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Aircraft Management Blog

Aug 20, 2014

Service Spotlight

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“Building trust with our customers is incredibly important to us. Both the trust that we will keep you safe but also that we will do our best to keep your costs down.  Recently we had a sub vendor declare the main ship batteries un-repairable because the cell seals were damaged.  They reported the batteries must be replaced at a cost of $12,000.00 USD as the seals were not available as piece parts.  Unwilling to accept this without at least attempting to find a better resolution we worked with the battery manufacturer to create the certification process to allow the seals to be sold independently , something they had never done before.  In the end we invested a day of our time but our customer had his batteries returned to service for only $80.00 in parts.”

~ Wade Brummet, VP of Maintenance

“Aircraft can be very expensive assets to maintain.  One of the ways we manage customer costs is to ensure we expend the labour necessary to do the job right.  That may mean a little extra work on our part but more often than not, it pays big dividends.  A good example is a recent maintenance forecast that indicated several landing gear components would soon require mandatory replacement.  This isn’t unusual in older aircraft.  The forecast is generated by a tracking system that reflects previous work done and projects when that item is next due for hundreds of different tasks.  Over the life of the a/c, these records are maintained by each operator of the a/c.   As we investigated, we found some details were missing, so we decided it prudent to keep digging.  The result of this search confirmed that a previous operator had missed an entry 5 years prior and in fact the components were not yet due to be replaced.  Our commitment to customer service meant putting in a few extra hours of research, but avoided $32,000 in unnecessary costs.”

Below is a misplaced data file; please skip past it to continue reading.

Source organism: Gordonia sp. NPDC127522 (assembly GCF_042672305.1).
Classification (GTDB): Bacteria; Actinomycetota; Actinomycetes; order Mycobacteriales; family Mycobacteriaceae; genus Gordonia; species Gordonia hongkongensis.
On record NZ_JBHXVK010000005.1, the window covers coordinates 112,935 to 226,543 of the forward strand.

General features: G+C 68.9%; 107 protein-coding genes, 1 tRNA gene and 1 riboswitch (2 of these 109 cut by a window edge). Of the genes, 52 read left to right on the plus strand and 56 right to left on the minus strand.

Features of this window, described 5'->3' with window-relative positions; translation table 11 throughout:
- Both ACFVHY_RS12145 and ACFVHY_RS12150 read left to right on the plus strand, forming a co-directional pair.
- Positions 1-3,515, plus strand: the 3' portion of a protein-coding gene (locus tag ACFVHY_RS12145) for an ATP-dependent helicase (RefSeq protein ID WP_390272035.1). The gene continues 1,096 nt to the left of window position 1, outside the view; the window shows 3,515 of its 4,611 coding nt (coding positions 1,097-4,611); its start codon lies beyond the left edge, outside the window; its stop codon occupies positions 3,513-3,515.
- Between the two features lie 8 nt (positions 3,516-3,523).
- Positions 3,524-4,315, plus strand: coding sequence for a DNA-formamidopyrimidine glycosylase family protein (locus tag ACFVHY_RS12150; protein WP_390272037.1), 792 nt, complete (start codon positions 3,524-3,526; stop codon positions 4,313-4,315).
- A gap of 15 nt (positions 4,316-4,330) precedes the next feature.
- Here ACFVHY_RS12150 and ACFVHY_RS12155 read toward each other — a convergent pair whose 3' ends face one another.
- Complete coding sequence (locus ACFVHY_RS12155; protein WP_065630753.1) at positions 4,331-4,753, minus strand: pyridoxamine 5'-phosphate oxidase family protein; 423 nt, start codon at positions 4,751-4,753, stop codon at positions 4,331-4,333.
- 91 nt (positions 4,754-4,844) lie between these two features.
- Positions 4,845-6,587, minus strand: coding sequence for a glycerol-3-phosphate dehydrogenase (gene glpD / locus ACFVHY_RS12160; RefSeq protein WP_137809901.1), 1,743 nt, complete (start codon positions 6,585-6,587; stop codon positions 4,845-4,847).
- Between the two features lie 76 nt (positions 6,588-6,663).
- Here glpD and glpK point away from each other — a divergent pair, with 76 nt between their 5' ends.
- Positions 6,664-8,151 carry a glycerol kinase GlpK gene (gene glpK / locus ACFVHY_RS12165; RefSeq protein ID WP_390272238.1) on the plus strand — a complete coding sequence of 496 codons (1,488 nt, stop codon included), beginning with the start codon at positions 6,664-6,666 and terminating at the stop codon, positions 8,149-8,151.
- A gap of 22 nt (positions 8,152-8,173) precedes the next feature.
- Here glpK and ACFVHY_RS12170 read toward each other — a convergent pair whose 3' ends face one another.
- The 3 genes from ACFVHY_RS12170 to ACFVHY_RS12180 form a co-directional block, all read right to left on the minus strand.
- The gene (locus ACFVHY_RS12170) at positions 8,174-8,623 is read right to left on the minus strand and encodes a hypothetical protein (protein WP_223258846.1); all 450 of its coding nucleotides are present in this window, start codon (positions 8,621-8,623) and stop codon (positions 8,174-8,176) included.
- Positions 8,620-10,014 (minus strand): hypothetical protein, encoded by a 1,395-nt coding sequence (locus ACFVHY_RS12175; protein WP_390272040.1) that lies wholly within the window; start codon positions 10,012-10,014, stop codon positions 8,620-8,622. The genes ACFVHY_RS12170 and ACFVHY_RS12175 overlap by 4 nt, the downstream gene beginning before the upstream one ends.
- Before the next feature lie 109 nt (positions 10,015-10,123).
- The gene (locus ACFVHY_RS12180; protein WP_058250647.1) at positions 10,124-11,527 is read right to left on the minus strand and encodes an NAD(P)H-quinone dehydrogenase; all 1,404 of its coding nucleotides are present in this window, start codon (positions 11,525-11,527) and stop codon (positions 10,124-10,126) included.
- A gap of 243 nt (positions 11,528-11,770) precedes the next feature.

~ James Toye, Assistant PRM/Customer Service Representative

 

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